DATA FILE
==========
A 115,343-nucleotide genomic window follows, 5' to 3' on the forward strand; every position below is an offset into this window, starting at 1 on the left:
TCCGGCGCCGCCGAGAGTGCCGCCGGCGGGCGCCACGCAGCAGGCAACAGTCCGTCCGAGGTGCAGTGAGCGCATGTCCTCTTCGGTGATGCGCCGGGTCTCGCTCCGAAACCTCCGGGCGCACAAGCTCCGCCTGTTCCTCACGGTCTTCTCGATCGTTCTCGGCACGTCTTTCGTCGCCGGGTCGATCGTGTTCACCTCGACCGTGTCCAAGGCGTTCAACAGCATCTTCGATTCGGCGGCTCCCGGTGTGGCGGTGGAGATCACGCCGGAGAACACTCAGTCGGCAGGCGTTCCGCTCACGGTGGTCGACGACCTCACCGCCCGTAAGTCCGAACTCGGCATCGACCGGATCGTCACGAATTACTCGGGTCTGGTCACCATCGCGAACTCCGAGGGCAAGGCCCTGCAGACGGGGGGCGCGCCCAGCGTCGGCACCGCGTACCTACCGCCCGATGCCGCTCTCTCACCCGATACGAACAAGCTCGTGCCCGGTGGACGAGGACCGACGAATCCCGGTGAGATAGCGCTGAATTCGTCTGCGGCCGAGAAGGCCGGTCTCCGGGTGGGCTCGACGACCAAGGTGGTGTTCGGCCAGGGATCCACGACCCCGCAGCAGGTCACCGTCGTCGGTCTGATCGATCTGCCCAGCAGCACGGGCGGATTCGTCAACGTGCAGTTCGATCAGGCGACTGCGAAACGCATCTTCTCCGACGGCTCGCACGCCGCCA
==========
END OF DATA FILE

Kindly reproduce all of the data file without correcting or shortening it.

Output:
A 115,343-nucleotide genomic window follows, 5' to 3' on the forward strand; every position below is an offset into this window, starting at 1 on the left:
TCCGGCGCCGCCGAGAGTGCCGCCGGCGGGCGCCACGCAGCAGGCAACAGTCCGTCCGAGGTGCAGTGAGCGCATGTCCTCTTCGGTGATGCGCCGGGTCTCGCTCCGAAACCTCCGGGCGCACAAGCTCCGCCTGTTCCTCACGGTCTTCTCGATCGTTCTCGGCACGTCTTTCGTCGCCGGGTCGATCGTGTTCACCTCGACCGTGTCCAAGGCGTTCAACAGCATCTTCGATTCGGCGGCTCCCGGTGTGGCGGTGGAGATCACGCCGGAGAACACTCAGTCGGCAGGCGTTCCGCTCACGGTGGTCGACGACCTCACCGCCCGTAAGTCCGAACTCGGCATCGACCGGATCGTCACGAATTACTCGGGTCTGGTCACCATCGCGAACTCCGAGGGCAAGGCCCTGCAGACGGGGGGCGCGCCCAGCGTCGGCACCGCGTACCTACCGCCCGATGCCGCTCTCTCACCCGATACGAACAAGCTCGTGCCCGGTGGACGAGGACCGACGAATCCCGGTGAGATAGCGCTGAATTCGTCTGCGGCCGAGAAGGCCGGTCTCCGGGTGGGCTCGACGACCAAGGTGGTGTTCGGCCAGGGATCCACGACCCCGCAGCAGGTCACCGTCGTCGGTCTGATCGATCTGCCCAGCAGCACGGGCGGATTCGTCAACGTGCAGTTCGATCAGGCGACTGCGAAACGCATCTTCTCCGACGGCTCGCACGCCGCCA